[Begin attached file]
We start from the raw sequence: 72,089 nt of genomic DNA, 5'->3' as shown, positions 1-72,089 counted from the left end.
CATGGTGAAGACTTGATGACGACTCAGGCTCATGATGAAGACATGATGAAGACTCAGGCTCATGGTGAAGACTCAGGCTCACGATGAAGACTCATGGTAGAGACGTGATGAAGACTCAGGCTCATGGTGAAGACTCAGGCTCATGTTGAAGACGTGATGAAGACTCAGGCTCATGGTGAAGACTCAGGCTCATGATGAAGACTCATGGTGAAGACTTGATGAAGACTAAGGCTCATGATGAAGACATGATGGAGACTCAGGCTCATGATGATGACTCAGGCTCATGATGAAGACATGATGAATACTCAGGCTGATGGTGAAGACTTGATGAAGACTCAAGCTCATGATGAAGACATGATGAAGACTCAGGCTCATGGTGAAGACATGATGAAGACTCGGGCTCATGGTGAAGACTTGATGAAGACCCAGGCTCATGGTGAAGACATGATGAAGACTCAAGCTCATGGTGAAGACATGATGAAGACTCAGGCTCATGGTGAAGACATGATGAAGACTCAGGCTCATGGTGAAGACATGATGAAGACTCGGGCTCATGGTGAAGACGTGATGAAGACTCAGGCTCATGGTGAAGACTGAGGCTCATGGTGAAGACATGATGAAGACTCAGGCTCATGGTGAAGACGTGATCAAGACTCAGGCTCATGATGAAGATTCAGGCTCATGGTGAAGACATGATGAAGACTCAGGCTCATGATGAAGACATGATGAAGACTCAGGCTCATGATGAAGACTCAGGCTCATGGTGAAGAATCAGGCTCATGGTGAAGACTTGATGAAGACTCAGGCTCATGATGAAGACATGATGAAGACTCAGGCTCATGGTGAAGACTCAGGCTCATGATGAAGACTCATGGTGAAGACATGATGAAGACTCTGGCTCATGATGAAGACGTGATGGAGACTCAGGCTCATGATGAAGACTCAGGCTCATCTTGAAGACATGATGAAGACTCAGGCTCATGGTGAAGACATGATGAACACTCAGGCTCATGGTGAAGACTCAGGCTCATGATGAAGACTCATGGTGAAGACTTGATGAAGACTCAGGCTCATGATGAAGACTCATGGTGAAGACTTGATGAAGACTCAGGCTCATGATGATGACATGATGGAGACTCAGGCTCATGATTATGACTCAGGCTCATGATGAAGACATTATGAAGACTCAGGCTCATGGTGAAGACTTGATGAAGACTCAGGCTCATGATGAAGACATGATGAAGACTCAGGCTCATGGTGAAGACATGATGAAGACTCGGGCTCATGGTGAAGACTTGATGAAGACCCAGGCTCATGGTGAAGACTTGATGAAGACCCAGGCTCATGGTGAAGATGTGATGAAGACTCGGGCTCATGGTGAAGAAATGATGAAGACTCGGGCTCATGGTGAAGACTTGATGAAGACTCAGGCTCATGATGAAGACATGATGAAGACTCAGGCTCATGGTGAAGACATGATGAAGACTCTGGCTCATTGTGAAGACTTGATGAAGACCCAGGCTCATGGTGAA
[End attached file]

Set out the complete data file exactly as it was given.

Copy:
We start from the raw sequence: 72,089 nt of genomic DNA, 5'->3' as shown, positions 1-72,089 counted from the left end.
CATGGTGAAGACTTGATGACGACTCAGGCTCATGATGAAGACATGATGAAGACTCAGGCTCATGGTGAAGACTCAGGCTCACGATGAAGACTCATGGTAGAGACGTGATGAAGACTCAGGCTCATGGTGAAGACTCAGGCTCATGTTGAAGACGTGATGAAGACTCAGGCTCATGGTGAAGACTCAGGCTCATGATGAAGACTCATGGTGAAGACTTGATGAAGACTAAGGCTCATGATGAAGACATGATGGAGACTCAGGCTCATGATGATGACTCAGGCTCATGATGAAGACATGATGAATACTCAGGCTGATGGTGAAGACTTGATGAAGACTCAAGCTCATGATGAAGACATGATGAAGACTCAGGCTCATGGTGAAGACATGATGAAGACTCGGGCTCATGGTGAAGACTTGATGAAGACCCAGGCTCATGGTGAAGACATGATGAAGACTCAAGCTCATGGTGAAGACATGATGAAGACTCAGGCTCATGGTGAAGACATGATGAAGACTCAGGCTCATGGTGAAGACATGATGAAGACTCGGGCTCATGGTGAAGACGTGATGAAGACTCAGGCTCATGGTGAAGACTGAGGCTCATGGTGAAGACATGATGAAGACTCAGGCTCATGGTGAAGACGTGATCAAGACTCAGGCTCATGATGAAGATTCAGGCTCATGGTGAAGACATGATGAAGACTCAGGCTCATGATGAAGACATGATGAAGACTCAGGCTCATGATGAAGACTCAGGCTCATGGTGAAGAATCAGGCTCATGGTGAAGACTTGATGAAGACTCAGGCTCATGATGAAGACATGATGAAGACTCAGGCTCATGGTGAAGACTCAGGCTCATGATGAAGACTCATGGTGAAGACATGATGAAGACTCTGGCTCATGATGAAGACGTGATGGAGACTCAGGCTCATGATGAAGACTCAGGCTCATCTTGAAGACATGATGAAGACTCAGGCTCATGGTGAAGACATGATGAACACTCAGGCTCATGGTGAAGACTCAGGCTCATGATGAAGACTCATGGTGAAGACTTGATGAAGACTCAGGCTCATGATGAAGACTCATGGTGAAGACTTGATGAAGACTCAGGCTCATGATGATGACATGATGGAGACTCAGGCTCATGATTATGACTCAGGCTCATGATGAAGACATTATGAAGACTCAGGCTCATGGTGAAGACTTGATGAAGACTCAGGCTCATGATGAAGACATGATGAAGACTCAGGCTCATGGTGAAGACATGATGAAGACTCGGGCTCATGGTGAAGACTTGATGAAGACCCAGGCTCATGGTGAAGACTTGATGAAGACCCAGGCTCATGGTGAAGATGTGATGAAGACTCGGGCTCATGGTGAAGAAATGATGAAGACTCGGGCTCATGGTGAAGACTTGATGAAGACTCAGGCTCATGATGAAGACATGATGAAGACTCAGGCTCATGGTGAAGACATGATGAAGACTCTGGCTCATTGTGAAGACTTGATGAAGACCCAGGCTCATGGTGAA